• A third of the Bolton population falls into the Wellbeing Acorn group ‘2 At risk’; these neighbourhoods do not generally have high incidences of illness, however multiple unhealthy behaviours could put their health at risk in the future. Around half of the Bolton population is evenly split between the two more healthy Wellbeing Acorn groups ’4 Healthy’ and ‘3 Caution’. Some differences were seen when compared with 2014 data, whereby the proportion of residents in Great Lever and Rumworth changed to relatively more healthy Wellbeing Acorn Types. Most of these changes took place between 2014-15 with fewer changes 2015-16.
  • The insights gained from Acorn data are particularly useful when combined with locally collected data. Acorn data could be used to add value particularly by providing detail about people’s lifestyle choices in wider areas of their life, and checking whether service users were those people whom the service expects or wishes to particularly target.

In depth analytical topic report from the Public Health Intelligence Team examining the potential customer-base of the proposed wellness software using ACORN software. You can read part 1 of this report (Bolton Integrated Wellness Service – Customers) by clicking here: http://bit.ly/1k4Qhqt

Headlines

  • The Bolton Integrated Wellness Service will combine existing separate services aimed at helping adults live a healthier lifestyle into one joined up offer. A previous paper described developing 3 groups of potential clients.
  • ‘Unhealthy adversity’ is a combination of low wellbeing, smoking, and less healthy food habits. These people tend to be younger and more deprived; they may live in environments that make it more challenging for them to make healthy choices, and advice and support needs to be tailored accordingly. Many report poor health, with a minority experiencing very poor health - these people may need support to adapt the general healthy living advice to make changes while managing their other health issues.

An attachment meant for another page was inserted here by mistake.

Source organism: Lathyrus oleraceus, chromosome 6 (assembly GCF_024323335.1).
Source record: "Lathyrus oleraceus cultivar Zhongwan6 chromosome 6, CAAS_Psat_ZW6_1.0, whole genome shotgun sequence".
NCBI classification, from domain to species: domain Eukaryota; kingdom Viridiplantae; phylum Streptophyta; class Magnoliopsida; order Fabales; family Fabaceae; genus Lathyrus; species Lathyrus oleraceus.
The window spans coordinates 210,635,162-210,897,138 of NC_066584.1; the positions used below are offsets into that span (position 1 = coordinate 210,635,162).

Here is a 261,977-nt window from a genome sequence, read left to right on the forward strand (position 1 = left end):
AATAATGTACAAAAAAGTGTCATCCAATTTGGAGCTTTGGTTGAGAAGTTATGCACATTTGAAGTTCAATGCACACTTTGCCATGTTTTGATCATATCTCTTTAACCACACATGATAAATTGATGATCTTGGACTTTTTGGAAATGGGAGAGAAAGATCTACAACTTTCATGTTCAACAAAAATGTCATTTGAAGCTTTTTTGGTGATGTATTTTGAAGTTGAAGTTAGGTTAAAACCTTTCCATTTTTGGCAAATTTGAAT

• ‘Inactive overweight’ is a combination of low levels of physical activity and a BMI over healthy weight. These people tend to be middle aged and older, living across affluent and deprived neighbourhoods. Services and support offered to this group need to be relevant to people across a diverse range of backgrounds. These people are starting to experience ill-health which may have a lifestyle component; this could be a successful lever to encourage them to make behaviour changes.
  • ‘Imbibers’ are those who drink alcohol at increasing risk levels. They are likely to be in middle age, living in affluent parts of Bolton. Communications should be careful not to seem patronising towards these people who are often highly educated and working in roles with high status and/ or levels of responsibility. Since these people are in generally good health they may not be likely to actively seek out opportunities to make behaviour changes; awareness raising where they are already likely to be could be a first step in encouraging behaviour change.
  • All groups will contain a large majority who use the internet daily but also a substantial minority who had never used the internet. Mobile internet is frequently used, so all websites should be mobile friendly.
  • Non internet users tend to be older and less likely to work in managerial or professional jobs. Younger non internet users may be on an especially low income. Non-internet users prefer to be first contacted by phone, text message or post. Acorn type ‘5.Q.58 Singles and young families, some receiving benefits’, likely to be part of ‘Unhealthy adversity’ are much more likely than average to want to be first approached by home visit.
  • Nearly half of all groups use social media. ‘Unhealthy adversity’ are most likely to do so, and to be more active users. Maintaining a Wellness service social media presence is recommended.
  • Medical, health or fitness apps (particularly paid products) are less popular among the behaviour groups, and likely to be downloaded by a small minority only. Mobile friendly websites and signposting to existing apps are likely to be most appropriate.